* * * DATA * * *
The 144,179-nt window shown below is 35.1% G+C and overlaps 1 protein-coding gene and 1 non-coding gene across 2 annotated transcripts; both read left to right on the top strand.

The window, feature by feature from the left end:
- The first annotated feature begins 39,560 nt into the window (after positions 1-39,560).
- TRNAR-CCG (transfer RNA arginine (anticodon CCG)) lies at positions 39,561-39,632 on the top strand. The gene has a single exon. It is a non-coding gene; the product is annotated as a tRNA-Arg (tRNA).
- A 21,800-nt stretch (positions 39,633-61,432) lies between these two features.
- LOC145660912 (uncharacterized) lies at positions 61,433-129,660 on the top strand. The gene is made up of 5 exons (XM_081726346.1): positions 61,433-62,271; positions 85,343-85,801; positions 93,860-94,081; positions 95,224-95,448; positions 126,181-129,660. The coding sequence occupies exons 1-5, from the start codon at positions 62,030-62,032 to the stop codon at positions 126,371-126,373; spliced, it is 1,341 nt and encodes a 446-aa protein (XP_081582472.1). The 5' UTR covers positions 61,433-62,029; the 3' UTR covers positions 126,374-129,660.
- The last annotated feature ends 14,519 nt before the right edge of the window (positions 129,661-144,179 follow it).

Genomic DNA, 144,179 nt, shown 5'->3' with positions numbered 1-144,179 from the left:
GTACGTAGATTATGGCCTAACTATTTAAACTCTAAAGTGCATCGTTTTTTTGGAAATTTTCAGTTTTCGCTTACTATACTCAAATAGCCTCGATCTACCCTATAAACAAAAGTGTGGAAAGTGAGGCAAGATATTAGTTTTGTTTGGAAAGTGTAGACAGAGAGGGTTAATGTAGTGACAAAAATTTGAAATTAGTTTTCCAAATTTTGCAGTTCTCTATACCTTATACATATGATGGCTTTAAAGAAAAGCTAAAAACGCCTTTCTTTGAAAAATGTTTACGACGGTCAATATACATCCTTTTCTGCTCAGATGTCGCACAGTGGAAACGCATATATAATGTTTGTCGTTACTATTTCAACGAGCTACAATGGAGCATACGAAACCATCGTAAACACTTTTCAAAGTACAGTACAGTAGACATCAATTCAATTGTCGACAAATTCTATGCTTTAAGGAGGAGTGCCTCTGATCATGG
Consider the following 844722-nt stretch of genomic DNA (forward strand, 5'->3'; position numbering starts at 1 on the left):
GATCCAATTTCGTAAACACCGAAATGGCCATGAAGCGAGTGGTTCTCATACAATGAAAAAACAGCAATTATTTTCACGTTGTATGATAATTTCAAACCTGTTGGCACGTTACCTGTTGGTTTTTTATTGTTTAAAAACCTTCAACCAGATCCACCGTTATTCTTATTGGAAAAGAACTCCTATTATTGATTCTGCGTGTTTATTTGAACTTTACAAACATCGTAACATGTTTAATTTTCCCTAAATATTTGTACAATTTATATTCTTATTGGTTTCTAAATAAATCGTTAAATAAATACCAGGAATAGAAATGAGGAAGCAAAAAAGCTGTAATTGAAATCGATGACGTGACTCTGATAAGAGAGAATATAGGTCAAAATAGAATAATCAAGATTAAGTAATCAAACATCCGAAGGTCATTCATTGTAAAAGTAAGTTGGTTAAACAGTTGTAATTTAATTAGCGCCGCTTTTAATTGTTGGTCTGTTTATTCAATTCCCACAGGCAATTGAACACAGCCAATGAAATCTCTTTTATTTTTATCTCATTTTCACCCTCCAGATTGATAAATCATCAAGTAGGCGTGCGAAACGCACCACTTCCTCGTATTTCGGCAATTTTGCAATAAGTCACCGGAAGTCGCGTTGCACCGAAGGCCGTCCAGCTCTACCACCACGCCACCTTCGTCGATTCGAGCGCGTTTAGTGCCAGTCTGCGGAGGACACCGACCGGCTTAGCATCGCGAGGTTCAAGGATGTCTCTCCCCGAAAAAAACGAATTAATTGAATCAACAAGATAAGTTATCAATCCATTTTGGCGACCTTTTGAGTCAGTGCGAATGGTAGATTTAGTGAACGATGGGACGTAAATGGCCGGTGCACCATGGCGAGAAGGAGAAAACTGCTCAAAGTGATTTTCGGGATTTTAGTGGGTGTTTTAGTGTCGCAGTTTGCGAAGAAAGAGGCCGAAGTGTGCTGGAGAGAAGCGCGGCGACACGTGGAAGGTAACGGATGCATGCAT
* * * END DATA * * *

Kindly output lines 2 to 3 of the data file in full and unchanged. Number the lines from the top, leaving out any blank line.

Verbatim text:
The window, feature by feature from the left end:
- The first annotated feature begins 39,560 nt into the window (after positions 1-39,560).